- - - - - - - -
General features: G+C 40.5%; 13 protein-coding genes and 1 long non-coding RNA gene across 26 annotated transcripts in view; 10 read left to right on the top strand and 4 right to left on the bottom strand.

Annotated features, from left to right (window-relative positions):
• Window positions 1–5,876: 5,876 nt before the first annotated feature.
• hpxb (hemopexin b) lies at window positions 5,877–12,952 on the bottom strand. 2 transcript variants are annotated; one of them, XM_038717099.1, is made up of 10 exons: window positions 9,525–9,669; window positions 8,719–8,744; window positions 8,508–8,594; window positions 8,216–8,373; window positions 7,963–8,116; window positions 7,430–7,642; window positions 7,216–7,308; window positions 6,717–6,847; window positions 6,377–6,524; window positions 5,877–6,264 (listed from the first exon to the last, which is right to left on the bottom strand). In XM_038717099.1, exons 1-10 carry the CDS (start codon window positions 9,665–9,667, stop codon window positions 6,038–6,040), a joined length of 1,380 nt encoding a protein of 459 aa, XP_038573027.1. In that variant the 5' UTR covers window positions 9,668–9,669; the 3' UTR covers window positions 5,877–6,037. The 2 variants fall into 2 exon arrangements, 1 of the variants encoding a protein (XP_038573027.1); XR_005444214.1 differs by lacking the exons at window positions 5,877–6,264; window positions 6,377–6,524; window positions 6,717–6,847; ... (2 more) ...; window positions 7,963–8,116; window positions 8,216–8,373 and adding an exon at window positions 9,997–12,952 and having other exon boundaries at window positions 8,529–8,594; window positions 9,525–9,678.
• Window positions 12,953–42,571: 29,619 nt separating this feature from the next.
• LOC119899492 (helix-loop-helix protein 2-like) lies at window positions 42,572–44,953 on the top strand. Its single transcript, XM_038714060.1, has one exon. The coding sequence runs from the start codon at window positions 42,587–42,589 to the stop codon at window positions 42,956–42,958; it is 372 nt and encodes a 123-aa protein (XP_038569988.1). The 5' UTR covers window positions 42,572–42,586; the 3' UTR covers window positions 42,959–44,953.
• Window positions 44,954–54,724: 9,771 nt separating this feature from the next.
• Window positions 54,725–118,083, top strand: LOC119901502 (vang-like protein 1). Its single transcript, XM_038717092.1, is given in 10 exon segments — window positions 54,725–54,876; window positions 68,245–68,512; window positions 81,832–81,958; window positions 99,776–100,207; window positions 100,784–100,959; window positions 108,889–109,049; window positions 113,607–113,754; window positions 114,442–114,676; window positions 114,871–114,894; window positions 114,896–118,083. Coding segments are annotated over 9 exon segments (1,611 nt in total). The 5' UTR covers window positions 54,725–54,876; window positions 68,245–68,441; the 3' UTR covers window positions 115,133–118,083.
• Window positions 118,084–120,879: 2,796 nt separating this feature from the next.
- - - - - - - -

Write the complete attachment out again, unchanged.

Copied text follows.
General features: G+C 40.5%; 13 protein-coding genes and 1 long non-coding RNA gene across 26 annotated transcripts in view; 10 read left to right on the top strand and 4 right to left on the bottom strand.

Annotated features, from left to right (window-relative positions):
• Window positions 1–5,876: 5,876 nt before the first annotated feature.
• hpxb (hemopexin b) lies at window positions 5,877–12,952 on the bottom strand. 2 transcript variants are annotated; one of them, XM_038717099.1, is made up of 10 exons: window positions 9,525–9,669; window positions 8,719–8,744; window positions 8,508–8,594; window positions 8,216–8,373; window positions 7,963–8,116; window positions 7,430–7,642; window positions 7,216–7,308; window positions 6,717–6,847; window positions 6,377–6,524; window positions 5,877–6,264 (listed from the first exon to the last, which is right to left on the bottom strand). In XM_038717099.1, exons 1-10 carry the CDS (start codon window positions 9,665–9,667, stop codon window positions 6,038–6,040), a joined length of 1,380 nt encoding a protein of 459 aa, XP_038573027.1. In that variant the 5' UTR covers window positions 9,668–9,669; the 3' UTR covers window positions 5,877–6,037. The 2 variants fall into 2 exon arrangements, 1 of the variants encoding a protein (XP_038573027.1); XR_005444214.1 differs by lacking the exons at window positions 5,877–6,264; window positions 6,377–6,524; window positions 6,717–6,847; ... (2 more) ...; window positions 7,963–8,116; window positions 8,216–8,373 and adding an exon at window positions 9,997–12,952 and having other exon boundaries at window positions 8,529–8,594; window positions 9,525–9,678.
• Window positions 12,953–42,571: 29,619 nt separating this feature from the next.
• LOC119899492 (helix-loop-helix protein 2-like) lies at window positions 42,572–44,953 on the top strand. Its single transcript, XM_038714060.1, has one exon. The coding sequence runs from the start codon at window positions 42,587–42,589 to the stop codon at window positions 42,956–42,958; it is 372 nt and encodes a 123-aa protein (XP_038569988.1). The 5' UTR covers window positions 42,572–42,586; the 3' UTR covers window positions 42,959–44,953.
• Window positions 44,954–54,724: 9,771 nt separating this feature from the next.
• Window positions 54,725–118,083, top strand: LOC119901502 (vang-like protein 1). Its single transcript, XM_038717092.1, is given in 10 exon segments — window positions 54,725–54,876; window positions 68,245–68,512; window positions 81,832–81,958; window positions 99,776–100,207; window positions 100,784–100,959; window positions 108,889–109,049; window positions 113,607–113,754; window positions 114,442–114,676; window positions 114,871–114,894; window positions 114,896–118,083. Coding segments are annotated over 9 exon segments (1,611 nt in total). The 5' UTR covers window positions 54,725–54,876; window positions 68,245–68,441; the 3' UTR covers window positions 115,133–118,083.
• Window positions 118,084–120,879: 2,796 nt separating this feature from the next.